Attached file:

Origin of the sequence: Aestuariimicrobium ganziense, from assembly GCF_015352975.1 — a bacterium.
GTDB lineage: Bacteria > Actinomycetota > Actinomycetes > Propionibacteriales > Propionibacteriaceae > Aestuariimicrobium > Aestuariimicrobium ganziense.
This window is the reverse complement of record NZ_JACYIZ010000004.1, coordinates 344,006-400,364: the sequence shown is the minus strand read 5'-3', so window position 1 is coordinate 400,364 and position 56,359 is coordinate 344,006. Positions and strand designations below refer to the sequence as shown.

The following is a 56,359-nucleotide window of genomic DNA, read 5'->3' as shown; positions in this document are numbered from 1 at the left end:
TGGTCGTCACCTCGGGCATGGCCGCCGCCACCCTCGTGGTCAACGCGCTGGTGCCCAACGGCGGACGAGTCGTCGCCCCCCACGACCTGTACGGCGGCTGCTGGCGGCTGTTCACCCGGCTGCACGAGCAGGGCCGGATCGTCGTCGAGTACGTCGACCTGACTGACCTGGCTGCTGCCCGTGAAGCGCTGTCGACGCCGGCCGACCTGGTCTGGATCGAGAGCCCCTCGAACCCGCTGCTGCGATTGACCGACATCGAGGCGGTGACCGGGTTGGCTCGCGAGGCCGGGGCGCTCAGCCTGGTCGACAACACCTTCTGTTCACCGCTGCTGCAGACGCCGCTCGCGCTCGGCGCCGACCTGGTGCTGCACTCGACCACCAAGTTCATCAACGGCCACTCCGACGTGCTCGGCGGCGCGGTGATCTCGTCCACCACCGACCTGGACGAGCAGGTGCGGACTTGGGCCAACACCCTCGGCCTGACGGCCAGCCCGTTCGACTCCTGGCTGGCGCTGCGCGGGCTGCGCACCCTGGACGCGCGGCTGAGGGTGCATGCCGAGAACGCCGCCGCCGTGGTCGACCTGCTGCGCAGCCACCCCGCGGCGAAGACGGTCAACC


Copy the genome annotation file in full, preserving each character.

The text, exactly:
Origin of the sequence: Aestuariimicrobium ganziense, from assembly GCF_015352975.1 — a bacterium.
GTDB lineage: Bacteria > Actinomycetota > Actinomycetes > Propionibacteriales > Propionibacteriaceae > Aestuariimicrobium > Aestuariimicrobium ganziense.
This window is the reverse complement of record NZ_JACYIZ010000004.1, coordinates 344,006-400,364: the sequence shown is the minus strand read 5'-3', so window position 1 is coordinate 400,364 and position 56,359 is coordinate 344,006. Positions and strand designations below refer to the sequence as shown.

The following is a 56,359-nucleotide window of genomic DNA, read 5'->3' as shown; positions in this document are numbered from 1 at the left end:
TGGTCGTCACCTCGGGCATGGCCGCCGCCACCCTCGTGGTCAACGCGCTGGTGCCCAACGGCGGACGAGTCGTCGCCCCCCACGACCTGTACGGCGGCTGCTGGCGGCTGTTCACCCGGCTGCACGAGCAGGGCCGGATCGTCGTCGAGTACGTCGACCTGACTGACCTGGCTGCTGCCCGTGAAGCGCTGTCGACGCCGGCCGACCTGGTCTGGATCGAGAGCCCCTCGAACCCGCTGCTGCGATTGACCGACATCGAGGCGGTGACCGGGTTGGCTCGCGAGGCCGGGGCGCTCAGCCTGGTCGACAACACCTTCTGTTCACCGCTGCTGCAGACGCCGCTCGCGCTCGGCGCCGACCTGGTGCTGCACTCGACCACCAAGTTCATCAACGGCCACTCCGACGTGCTCGGCGGCGCGGTGATCTCGTCCACCACCGACCTGGACGAGCAGGTGCGGACTTGGGCCAACACCCTCGGCCTGACGGCCAGCCCGTTCGACTCCTGGCTGGCGCTGCGCGGGCTGCGCACCCTGGACGCGCGGCTGAGGGTGCATGCCGAGAACGCCGCCGCCGTGGTCGACCTGCTGCGCAGCCACCCCGCGGCGAAGACGGTCAACC